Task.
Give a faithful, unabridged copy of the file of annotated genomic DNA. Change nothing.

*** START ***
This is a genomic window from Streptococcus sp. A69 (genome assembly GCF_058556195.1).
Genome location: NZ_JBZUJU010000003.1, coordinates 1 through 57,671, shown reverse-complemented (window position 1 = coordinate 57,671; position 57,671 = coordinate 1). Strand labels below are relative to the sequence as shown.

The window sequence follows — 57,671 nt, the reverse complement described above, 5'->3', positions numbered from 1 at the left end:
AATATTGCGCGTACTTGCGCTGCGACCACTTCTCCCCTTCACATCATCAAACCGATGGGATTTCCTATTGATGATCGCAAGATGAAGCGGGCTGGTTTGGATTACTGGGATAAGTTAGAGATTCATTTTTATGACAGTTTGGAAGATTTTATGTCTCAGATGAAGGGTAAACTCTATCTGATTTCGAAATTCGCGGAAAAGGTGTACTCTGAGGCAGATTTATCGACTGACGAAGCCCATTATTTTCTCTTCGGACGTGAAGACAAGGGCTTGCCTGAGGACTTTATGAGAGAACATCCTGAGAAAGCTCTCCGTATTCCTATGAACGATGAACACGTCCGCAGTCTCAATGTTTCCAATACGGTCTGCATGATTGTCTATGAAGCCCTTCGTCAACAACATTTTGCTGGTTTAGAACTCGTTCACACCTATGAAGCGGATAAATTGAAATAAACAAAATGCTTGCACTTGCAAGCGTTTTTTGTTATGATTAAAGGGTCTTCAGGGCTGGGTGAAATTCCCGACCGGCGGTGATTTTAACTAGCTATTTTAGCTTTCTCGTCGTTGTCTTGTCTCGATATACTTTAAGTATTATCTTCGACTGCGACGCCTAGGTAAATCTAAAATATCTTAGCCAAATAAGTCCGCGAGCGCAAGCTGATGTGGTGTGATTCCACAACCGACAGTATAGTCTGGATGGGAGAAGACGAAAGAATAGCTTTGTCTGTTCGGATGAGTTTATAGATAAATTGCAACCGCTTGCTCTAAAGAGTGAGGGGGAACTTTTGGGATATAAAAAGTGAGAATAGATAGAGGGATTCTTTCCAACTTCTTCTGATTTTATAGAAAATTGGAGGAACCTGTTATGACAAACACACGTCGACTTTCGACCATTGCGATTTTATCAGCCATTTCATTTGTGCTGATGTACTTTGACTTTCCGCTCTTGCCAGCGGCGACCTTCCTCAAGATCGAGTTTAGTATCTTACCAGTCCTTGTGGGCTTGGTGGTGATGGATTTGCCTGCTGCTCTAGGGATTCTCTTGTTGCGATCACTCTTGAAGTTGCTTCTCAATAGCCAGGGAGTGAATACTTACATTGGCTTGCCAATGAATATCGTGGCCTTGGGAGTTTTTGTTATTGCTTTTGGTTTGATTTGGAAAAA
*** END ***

This is a genomic window from Streptococcus sp. A69 (genome assembly GCF_058556195.1).
Genome location: NZ_JBZUJU010000003.1, coordinates 1 through 57,671, shown reverse-complemented (window position 1 = coordinate 57,671; position 57,671 = coordinate 1). Strand labels below are relative to the sequence as shown.

The window sequence follows — 57,671 nt, the reverse complement described above, 5'->3', positions numbered from 1 at the left end:
AATATTGCGCGTACTTGCGCTGCGACCACTTCTCCCCTTCACATCATCAAACCGATGGGATTTCCTATTGATGATCGCAAGATGAAGCGGGCTGGTTTGGATTACTGGGATAAGTTAGAGATTCATTTTTATGACAGTTTGGAAGATTTTATGTCTCAGATGAAGGGTAAACTCTATCTGATTTCGAAATTCGCGGAAAAGGTGTACTCTGAGGCAGATTTATCGACTGACGAAGCCCATTATTTTCTCTTCGGACGTGAAGACAAGGGCTTGCCTGAGGACTTTATGAGAGAACATCCTGAGAAAGCTCTCCGTATTCCTATGAACGATGAACACGTCCGCAGTCTCAATGTTTCCAATACGGTCTGCATGATTGTCTATGAAGCCCTTCGTCAACAACATTTTGCTGGTTTAGAACTCGTTCACACCTATGAAGCGGATAAATTGAAATAAACAAAATGCTTGCACTTGCAAGCGTTTTTTGTTATGATTAAAGGGTCTTCAGGGCTGGGTGAAATTCCCGACCGGCGGTGATTTTAACTAGCTATTTTAGCTTTCTCGTCGTTGTCTTGTCTCGATATACTTTAAGTATTATCTTCGACTGCGACGCCTAGGTAAATCTAAAATATCTTAGCCAAATAAGTCCGCGAGCGCAAGCTGATGTGGTGTGATTCCACAACCGACAGTATAGTCTGGATGGGAGAAGACGAAAGAATAGCTTTGTCTGTTCGGATGAGTTTATAGATAAATTGCAACCGCTTGCTCTAAAGAGTGAGGGGGAACTTTTGGGATATAAAAAGTGAGAATAGATAGAGGGATTCTTTCCAACTTCTTCTGATTTTATAGAAAATTGGAGGAACCTGTTATGACAAACACACGTCGACTTTCGACCATTGCGATTTTATCAGCCATTTCATTTGTGCTGATGTACTTTGACTTTCCGCTCTTGCCAGCGGCGACCTTCCTCAAGATCGAGTTTAGTATCTTACCAGTCCTTGTGGGCTTGGTGGTGATGGATTTGCCTGCTGCTCTAGGGATTCTCTTGTTGCGATCACTCTTGAAGTTGCTTCTCAATAGCCAGGGAGTGAATACTTACATTGGCTTGCCAATGAATATCGTGGCCTTGGGAGTTTTTGTTATTGCTTTTGGTTTGATTTGGAAAAA